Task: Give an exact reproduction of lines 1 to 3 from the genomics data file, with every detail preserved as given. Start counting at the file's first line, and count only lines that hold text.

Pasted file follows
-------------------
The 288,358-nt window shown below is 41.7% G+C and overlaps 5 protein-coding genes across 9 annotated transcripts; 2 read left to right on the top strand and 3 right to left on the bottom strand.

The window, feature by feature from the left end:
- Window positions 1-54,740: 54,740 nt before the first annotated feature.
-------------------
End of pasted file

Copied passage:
The 288,358-nt window shown below is 41.7% G+C and overlaps 5 protein-coding genes across 9 annotated transcripts; 2 read left to right on the top strand and 3 right to left on the bottom strand.

The window, feature by feature from the left end:
- Window positions 1-54,740: 54,740 nt before the first annotated feature.